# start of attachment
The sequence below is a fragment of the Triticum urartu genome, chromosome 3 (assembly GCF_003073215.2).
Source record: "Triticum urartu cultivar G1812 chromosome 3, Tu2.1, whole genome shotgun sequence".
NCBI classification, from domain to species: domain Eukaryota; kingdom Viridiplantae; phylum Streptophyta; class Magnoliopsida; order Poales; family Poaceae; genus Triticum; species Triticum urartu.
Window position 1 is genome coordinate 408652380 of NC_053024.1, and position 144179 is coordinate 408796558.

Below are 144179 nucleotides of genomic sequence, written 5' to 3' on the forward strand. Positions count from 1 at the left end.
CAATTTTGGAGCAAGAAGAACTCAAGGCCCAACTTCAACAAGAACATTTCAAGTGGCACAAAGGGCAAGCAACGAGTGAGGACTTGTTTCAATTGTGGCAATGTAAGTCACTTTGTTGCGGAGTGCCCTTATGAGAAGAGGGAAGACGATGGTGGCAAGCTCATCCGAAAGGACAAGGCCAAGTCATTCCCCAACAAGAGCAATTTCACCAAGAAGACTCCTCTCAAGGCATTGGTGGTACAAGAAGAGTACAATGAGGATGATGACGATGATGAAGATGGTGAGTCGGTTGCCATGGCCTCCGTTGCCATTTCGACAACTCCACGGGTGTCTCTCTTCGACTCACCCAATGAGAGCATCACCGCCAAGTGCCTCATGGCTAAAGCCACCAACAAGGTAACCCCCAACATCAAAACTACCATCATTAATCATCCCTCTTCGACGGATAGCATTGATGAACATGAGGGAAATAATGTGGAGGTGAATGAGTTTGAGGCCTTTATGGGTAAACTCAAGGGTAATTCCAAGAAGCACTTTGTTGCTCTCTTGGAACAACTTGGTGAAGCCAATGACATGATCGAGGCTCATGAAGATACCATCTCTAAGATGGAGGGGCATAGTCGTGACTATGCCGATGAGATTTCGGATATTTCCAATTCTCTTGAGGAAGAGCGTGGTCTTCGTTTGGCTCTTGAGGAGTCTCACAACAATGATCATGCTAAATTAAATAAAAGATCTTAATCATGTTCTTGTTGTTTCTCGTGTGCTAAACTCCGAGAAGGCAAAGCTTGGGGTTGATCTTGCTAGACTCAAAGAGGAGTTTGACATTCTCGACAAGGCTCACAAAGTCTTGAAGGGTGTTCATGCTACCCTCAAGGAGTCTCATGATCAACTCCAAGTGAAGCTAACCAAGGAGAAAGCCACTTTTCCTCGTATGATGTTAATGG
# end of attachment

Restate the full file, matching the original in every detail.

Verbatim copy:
The sequence below is a fragment of the Triticum urartu genome, chromosome 3 (assembly GCF_003073215.2).
Source record: "Triticum urartu cultivar G1812 chromosome 3, Tu2.1, whole genome shotgun sequence".
NCBI classification, from domain to species: domain Eukaryota; kingdom Viridiplantae; phylum Streptophyta; class Magnoliopsida; order Poales; family Poaceae; genus Triticum; species Triticum urartu.
Window position 1 is genome coordinate 408652380 of NC_053024.1, and position 144179 is coordinate 408796558.

Below are 144179 nucleotides of genomic sequence, written 5' to 3' on the forward strand. Positions count from 1 at the left end.
CAATTTTGGAGCAAGAAGAACTCAAGGCCCAACTTCAACAAGAACATTTCAAGTGGCACAAAGGGCAAGCAACGAGTGAGGACTTGTTTCAATTGTGGCAATGTAAGTCACTTTGTTGCGGAGTGCCCTTATGAGAAGAGGGAAGACGATGGTGGCAAGCTCATCCGAAAGGACAAGGCCAAGTCATTCCCCAACAAGAGCAATTTCACCAAGAAGACTCCTCTCAAGGCATTGGTGGTACAAGAAGAGTACAATGAGGATGATGACGATGATGAAGATGGTGAGTCGGTTGCCATGGCCTCCGTTGCCATTTCGACAACTCCACGGGTGTCTCTCTTCGACTCACCCAATGAGAGCATCACCGCCAAGTGCCTCATGGCTAAAGCCACCAACAAGGTAACCCCCAACATCAAAACTACCATCATTAATCATCCCTCTTCGACGGATAGCATTGATGAACATGAGGGAAATAATGTGGAGGTGAATGAGTTTGAGGCCTTTATGGGTAAACTCAAGGGTAATTCCAAGAAGCACTTTGTTGCTCTCTTGGAACAACTTGGTGAAGCCAATGACATGATCGAGGCTCATGAAGATACCATCTCTAAGATGGAGGGGCATAGTCGTGACTATGCCGATGAGATTTCGGATATTTCCAATTCTCTTGAGGAAGAGCGTGGTCTTCGTTTGGCTCTTGAGGAGTCTCACAACAATGATCATGCTAAATTAAATAAAAGATCTTAATCATGTTCTTGTTGTTTCTCGTGTGCTAAACTCCGAGAAGGCAAAGCTTGGGGTTGATCTTGCTAGACTCAAAGAGGAGTTTGACATTCTCGACAAGGCTCACAAAGTCTTGAAGGGTGTTCATGCTACCCTCAAGGAGTCTCATGATCAACTCCAAGTGAAGCTAACCAAGGAGAAAGCCACTTTTCCTCGTATGATGTTAATGG